Today gaming has evolved to serve a range of needs from grandmas keeping their minds sharp playing solitaire, to nephews connecting with friends on Fortnite. It caters to a variety of desires like escape, achievement, stimulation, and connection.

Gaming is therefore far from homogenous, comprising of four distinct gamer segments:

  • The Escapist: individuals who use gaming as a means to disconnect, often engaging in solo pursuits.
  • The Builder: people who derive achievement from creating their own worlds within the gaming environment.
  • The Puzzler: individuals who enjoy playing puzzle games and brain teasers as their gaming preference.
  • The Contender: gamers who thrive on multiplayer competition and value connecting with friends online.

For brands, the question is not whether your customers are gamers, but rather, what type of gamer they are. Understanding these distinct profiles can shape a more targeted and effective approach to engaging with diverse gaming audiences.

Misconception #2: gaming isn’t relevant to my brand

In today’s pop-culture landscape, gaming plays a central role.

It is the cultural currency for young people. Whether discussing favourite streamers, YouTubers, or eagerly anticipated new game titles. Across the globe, young people connect and form bonds through shared gaming preferences and interests.

This influence has etched itself into our everyday language with terms like “Noob,” “Juicer,” “Easter Egg,” “Nerf,” and “NPC.” Moreover, gaming has left a permanent mark on our behaviour, with people incorporating in-game dances from popular titles like Fortnite.

It is not just for young people. Games are more broadly cross pollinating with pop-culture. Narratives from games such as ‘The Last of Us,’ ‘The Witcher,’ and ‘Arcane’ are permeating mass culture through large-scale productions.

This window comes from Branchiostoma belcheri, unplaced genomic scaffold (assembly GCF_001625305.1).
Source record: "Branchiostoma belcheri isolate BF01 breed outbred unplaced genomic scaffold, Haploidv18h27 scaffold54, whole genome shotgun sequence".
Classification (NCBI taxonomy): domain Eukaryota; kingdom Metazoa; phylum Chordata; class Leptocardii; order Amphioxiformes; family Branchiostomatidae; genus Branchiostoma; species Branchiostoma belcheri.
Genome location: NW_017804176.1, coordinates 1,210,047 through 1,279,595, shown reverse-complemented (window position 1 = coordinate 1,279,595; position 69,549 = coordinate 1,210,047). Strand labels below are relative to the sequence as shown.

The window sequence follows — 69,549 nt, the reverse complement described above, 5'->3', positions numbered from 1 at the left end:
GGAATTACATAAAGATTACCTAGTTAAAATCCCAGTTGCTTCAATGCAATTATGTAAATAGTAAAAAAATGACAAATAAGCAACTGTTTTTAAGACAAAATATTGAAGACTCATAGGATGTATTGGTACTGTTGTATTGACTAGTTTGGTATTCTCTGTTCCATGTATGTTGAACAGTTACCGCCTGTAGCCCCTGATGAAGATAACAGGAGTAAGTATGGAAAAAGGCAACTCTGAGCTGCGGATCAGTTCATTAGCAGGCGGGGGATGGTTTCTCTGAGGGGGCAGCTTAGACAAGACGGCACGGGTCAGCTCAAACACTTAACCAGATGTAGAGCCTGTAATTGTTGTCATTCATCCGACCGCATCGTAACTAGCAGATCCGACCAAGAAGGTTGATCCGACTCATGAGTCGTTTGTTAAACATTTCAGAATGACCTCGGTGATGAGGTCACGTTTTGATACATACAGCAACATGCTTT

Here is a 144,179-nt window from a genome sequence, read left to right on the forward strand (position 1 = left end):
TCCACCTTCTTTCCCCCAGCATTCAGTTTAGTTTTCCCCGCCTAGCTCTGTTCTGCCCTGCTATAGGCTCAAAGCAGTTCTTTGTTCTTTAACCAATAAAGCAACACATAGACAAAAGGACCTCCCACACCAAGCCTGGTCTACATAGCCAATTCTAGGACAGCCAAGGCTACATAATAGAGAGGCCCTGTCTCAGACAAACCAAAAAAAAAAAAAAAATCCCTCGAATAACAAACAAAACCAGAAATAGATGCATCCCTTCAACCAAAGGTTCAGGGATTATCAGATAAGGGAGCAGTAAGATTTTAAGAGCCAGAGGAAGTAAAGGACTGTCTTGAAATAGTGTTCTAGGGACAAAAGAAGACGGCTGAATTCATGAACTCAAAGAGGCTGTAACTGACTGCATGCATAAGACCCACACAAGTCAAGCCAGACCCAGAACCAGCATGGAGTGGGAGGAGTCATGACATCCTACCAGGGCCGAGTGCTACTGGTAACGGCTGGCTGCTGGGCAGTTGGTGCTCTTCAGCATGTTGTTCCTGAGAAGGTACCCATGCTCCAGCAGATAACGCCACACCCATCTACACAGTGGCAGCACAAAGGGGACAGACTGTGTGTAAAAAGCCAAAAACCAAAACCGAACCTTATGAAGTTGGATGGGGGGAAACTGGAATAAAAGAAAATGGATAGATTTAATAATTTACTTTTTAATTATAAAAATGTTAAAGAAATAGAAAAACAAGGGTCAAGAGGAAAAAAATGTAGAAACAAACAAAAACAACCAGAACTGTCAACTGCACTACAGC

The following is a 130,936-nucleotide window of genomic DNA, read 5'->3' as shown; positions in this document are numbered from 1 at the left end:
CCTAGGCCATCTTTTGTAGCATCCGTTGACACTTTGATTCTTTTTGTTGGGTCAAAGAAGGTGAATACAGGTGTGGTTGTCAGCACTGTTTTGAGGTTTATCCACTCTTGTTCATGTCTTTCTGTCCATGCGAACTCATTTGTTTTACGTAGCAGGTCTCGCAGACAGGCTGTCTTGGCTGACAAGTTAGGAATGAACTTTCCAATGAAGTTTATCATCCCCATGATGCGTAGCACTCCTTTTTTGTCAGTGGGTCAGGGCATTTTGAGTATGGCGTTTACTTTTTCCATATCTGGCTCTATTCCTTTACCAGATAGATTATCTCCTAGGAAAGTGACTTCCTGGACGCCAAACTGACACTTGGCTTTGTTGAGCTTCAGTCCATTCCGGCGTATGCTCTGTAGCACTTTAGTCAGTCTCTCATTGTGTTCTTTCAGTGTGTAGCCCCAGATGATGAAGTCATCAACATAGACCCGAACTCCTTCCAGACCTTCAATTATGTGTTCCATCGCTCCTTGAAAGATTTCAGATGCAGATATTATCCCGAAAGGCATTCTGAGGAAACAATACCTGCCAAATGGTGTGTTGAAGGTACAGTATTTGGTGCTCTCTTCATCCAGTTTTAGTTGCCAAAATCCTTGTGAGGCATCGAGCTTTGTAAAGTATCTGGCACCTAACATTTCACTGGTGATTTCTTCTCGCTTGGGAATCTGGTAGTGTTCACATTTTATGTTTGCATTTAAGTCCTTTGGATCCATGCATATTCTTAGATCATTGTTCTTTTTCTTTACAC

Notably, in 2023, ‘Super Mario Bros.’ became one of the highest-grossing movies, raking in over $500 million at the box office and securing its place as the second-largest animated film of all time. If you are a brand playing in the entertainment industry, be it film, music or sport don’t overlook gaming as a key part of that strategy.

Zac Kelly

Gaming offers new media touchpoints and category-specific opportunities for brands, ranging from food delivery services supplying mid-game snacks to fashion brands creating immersive virtual worlds. Despite this, the relatively lower investment in gaming, compared to other media channels, presents a significant opportunity for brands to capture a disproportionate share of attention away from their competitors.

Now it is clear gaming is relevant to all brands audiences because the majority of people game. The key lies in understanding the specific gaming preferences of your audience.

It’s evident that gaming holds significance for all brands, particularly those aligned with gaming as a category usage occasion. Recognising this, the question becomes not whether to get involved, but rather, where to start.

More to come on that in Part 2…

Zac Kelly is the strategy director at PHD.